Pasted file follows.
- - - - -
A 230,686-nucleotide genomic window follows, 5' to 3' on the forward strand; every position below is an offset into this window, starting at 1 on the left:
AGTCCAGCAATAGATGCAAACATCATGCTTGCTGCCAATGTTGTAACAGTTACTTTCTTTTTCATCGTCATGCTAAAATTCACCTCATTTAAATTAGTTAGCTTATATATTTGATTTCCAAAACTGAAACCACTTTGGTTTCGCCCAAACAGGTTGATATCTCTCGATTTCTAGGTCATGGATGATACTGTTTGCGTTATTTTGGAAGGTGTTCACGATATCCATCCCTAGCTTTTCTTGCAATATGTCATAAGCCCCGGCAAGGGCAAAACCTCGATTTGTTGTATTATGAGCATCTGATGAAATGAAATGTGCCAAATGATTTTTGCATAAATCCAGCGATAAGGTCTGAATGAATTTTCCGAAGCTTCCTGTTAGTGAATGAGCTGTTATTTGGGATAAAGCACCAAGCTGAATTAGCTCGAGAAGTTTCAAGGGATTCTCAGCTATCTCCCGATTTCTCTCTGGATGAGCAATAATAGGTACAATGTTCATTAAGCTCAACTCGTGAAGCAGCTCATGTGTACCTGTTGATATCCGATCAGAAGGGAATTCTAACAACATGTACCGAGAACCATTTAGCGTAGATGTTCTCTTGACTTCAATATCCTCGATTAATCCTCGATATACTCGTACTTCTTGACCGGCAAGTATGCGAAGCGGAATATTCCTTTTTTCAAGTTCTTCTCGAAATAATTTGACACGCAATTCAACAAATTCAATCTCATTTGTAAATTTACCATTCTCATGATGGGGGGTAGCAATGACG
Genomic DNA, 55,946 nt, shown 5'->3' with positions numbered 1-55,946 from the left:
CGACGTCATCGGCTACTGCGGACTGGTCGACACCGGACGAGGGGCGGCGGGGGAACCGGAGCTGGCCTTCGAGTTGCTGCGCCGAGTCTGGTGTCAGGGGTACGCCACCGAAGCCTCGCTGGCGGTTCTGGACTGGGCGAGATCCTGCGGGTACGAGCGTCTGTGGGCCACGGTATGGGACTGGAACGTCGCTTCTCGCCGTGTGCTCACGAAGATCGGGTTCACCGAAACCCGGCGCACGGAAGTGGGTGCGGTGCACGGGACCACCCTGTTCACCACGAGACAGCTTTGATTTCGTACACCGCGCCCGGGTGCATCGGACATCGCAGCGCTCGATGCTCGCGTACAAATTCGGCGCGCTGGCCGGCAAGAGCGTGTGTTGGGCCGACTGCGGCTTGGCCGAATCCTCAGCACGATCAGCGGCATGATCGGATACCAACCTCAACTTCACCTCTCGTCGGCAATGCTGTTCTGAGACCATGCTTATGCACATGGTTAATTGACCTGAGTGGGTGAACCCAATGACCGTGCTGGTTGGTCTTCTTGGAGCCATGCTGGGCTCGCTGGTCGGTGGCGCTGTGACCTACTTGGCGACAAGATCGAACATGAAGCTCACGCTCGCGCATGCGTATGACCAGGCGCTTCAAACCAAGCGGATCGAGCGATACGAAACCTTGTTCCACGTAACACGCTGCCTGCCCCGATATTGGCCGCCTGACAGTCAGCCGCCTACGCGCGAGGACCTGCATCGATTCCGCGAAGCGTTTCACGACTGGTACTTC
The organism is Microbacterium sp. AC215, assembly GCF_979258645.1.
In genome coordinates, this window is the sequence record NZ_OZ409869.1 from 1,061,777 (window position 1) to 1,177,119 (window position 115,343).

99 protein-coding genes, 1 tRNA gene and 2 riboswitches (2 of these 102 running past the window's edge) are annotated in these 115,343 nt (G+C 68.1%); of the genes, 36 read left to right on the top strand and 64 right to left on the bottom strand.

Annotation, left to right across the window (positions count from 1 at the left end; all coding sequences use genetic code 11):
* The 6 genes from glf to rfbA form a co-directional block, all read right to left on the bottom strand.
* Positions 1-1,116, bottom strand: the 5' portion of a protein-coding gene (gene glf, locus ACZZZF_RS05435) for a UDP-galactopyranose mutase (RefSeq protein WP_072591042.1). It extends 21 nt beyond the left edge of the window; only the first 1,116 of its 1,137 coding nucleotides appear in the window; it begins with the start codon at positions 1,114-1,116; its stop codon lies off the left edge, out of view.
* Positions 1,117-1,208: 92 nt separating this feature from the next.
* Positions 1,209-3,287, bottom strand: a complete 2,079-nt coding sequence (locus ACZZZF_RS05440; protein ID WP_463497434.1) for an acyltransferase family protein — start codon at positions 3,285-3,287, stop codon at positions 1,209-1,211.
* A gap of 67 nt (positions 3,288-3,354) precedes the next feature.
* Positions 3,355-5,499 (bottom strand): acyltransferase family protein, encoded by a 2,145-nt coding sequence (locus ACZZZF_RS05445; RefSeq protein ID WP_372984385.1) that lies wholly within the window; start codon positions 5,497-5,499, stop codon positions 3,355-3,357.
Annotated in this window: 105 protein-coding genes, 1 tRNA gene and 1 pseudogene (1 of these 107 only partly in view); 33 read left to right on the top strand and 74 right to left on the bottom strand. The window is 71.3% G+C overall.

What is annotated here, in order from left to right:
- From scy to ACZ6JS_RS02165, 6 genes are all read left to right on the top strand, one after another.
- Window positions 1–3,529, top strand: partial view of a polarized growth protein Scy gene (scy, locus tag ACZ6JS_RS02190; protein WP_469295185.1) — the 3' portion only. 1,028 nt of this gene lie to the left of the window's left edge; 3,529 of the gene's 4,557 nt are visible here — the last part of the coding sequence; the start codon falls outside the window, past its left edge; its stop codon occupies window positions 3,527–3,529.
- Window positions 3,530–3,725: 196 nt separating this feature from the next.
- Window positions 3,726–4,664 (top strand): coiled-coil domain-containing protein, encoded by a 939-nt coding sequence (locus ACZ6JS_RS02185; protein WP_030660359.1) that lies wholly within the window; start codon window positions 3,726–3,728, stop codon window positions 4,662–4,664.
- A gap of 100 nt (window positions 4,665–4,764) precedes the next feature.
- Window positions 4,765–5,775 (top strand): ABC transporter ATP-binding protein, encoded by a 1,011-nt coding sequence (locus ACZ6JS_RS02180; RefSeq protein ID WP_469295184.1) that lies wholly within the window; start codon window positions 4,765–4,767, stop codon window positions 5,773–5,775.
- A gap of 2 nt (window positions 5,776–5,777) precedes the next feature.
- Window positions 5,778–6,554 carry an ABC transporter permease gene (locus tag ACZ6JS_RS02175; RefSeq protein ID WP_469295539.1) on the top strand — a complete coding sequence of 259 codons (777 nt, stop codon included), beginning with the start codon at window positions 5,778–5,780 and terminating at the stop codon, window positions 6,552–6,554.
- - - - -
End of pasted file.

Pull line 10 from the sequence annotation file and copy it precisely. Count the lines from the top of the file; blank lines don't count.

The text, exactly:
* Positions 1-1,116, bottom strand: the 5' portion of a protein-coding gene (gene glf, locus ACZZZF_RS05435) for a UDP-galactopyranose mutase (RefSeq protein WP_072591042.1). It extends 21 nt beyond the left edge of the window; only the first 1,116 of its 1,137 coding nucleotides appear in the window; it begins with the start codon at positions 1,114-1,116; its stop codon lies off the left edge, out of view.